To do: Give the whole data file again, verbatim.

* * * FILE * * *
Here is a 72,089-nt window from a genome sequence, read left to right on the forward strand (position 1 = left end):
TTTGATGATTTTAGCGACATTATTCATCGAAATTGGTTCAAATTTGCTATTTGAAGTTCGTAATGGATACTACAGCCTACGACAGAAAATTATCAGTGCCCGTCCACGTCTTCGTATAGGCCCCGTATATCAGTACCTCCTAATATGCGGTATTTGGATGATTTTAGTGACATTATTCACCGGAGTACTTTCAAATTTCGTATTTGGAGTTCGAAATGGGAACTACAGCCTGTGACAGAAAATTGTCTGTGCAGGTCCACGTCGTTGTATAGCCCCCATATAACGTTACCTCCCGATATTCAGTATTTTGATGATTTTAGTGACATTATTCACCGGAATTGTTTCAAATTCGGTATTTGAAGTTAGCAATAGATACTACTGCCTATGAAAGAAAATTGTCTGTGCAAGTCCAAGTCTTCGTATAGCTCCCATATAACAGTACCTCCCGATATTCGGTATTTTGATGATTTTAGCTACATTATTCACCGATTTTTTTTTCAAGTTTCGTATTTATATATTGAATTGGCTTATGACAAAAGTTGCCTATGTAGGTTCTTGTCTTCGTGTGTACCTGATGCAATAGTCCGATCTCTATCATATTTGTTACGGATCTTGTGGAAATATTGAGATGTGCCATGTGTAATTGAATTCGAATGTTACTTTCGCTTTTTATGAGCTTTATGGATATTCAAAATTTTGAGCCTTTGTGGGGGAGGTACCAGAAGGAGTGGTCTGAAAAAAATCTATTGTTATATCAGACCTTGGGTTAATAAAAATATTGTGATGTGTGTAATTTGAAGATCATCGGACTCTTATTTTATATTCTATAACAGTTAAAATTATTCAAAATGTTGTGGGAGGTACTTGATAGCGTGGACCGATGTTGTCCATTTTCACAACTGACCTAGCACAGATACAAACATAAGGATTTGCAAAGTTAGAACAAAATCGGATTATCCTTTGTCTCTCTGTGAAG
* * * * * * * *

Here is a 72,089-nt window from a genome sequence, read left to right on the forward strand (position 1 = left end):
TTTGATGATTTTAGCGACATTATTCATCGAAATTGGTTCAAATTTGCTATTTGAAGTTCGTAATGGATACTACAGCCTACGACAGAAAATTATCAGTGCCCGTCCACGTCTTCGTATAGGCCCCGTATATCAGTACCTCCTAATATGCGGTATTTGGATGATTTTAGTGACATTATTCACCGGAGTACTTTCAAATTTCGTATTTGGAGTTCGAAATGGGAACTACAGCCTGTGACAGAAAATTGTCTGTGCAGGTCCACGTCGTTGTATAGCCCCCATATAACGTTACCTCCCGATATTCAGTATTTTGATGATTTTAGTGACATTATTCACCGGAATTGTTTCAAATTCGGTATTTGAAGTTAGCAATAGATACTACTGCCTATGAAAGAAAATTGTCTGTGCAAGTCCAAGTCTTCGTATAGCTCCCATATAACAGTACCTCCCGATATTCGGTATTTTGATGATTTTAGCTACATTATTCACCGATTTTTTTTTCAAGTTTCGTATTTATATATTGAATTGGCTTATGACAAAAGTTGCCTATGTAGGTTCTTGTCTTCGTGTGTACCTGATGCAATAGTCCGATCTCTATCATATTTGTTACGGATCTTGTGGAAATATTGAGATGTGCCATGTGTAATTGAATTCGAATGTTACTTTCGCTTTTTATGAGCTTTATGGATATTCAAAATTTTGAGCCTTTGTGGGGGAGGTACCAGAAGGAGTGGTCTGAAAAAAATCTATTGTTATATCAGACCTTGGGTTAATAAAAATATTGTGATGTGTGTAATTTGAAGATCATCGGACTCTTATTTTATATTCTATAACAGTTAAAATTATTCAAAATGTTGTGGGAGGTACTTGATAGCGTGGACCGATGTTGTCCATTTTCACAACTGACCTAGCACAGATACAAACATAAGGATTTGCAAAGTTAGAACAAAATCGGATTATCCTTTGTCTCTCTGTGAAG